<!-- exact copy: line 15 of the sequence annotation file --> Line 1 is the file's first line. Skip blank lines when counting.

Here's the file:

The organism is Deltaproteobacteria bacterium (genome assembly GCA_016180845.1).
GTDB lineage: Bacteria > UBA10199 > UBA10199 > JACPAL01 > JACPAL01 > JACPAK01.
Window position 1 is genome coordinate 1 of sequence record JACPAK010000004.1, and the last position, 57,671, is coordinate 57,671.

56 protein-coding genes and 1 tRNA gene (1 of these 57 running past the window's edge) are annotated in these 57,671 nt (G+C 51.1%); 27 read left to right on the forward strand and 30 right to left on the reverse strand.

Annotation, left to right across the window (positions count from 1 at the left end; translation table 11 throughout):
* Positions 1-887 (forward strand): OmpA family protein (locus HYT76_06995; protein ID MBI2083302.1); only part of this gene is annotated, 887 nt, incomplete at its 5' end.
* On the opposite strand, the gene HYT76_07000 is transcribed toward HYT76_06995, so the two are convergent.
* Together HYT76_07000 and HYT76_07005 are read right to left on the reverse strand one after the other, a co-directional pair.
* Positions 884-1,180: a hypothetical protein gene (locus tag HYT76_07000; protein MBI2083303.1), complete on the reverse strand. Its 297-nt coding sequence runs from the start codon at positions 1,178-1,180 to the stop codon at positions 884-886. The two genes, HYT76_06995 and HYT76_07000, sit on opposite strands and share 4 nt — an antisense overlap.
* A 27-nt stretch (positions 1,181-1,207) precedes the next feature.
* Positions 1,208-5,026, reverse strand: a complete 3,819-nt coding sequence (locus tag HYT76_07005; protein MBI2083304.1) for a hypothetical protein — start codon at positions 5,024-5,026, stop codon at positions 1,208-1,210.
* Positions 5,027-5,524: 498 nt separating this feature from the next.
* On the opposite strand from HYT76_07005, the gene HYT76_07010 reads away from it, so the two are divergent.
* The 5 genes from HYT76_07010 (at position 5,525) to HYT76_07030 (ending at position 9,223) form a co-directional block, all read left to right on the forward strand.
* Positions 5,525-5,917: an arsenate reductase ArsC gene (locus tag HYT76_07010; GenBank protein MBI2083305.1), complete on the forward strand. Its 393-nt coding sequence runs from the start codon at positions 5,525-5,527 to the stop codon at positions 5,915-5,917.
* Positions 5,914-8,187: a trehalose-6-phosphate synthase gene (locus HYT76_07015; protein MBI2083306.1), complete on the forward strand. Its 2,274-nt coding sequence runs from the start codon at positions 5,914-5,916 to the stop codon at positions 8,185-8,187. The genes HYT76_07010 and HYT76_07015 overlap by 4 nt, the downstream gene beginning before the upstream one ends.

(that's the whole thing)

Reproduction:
* Positions 5,525-5,917: an arsenate reductase ArsC gene (locus tag HYT76_07010; GenBank protein MBI2083305.1), complete on the forward strand. Its 393-nt coding sequence runs from the start codon at positions 5,525-5,527 to the stop codon at positions 5,915-5,917.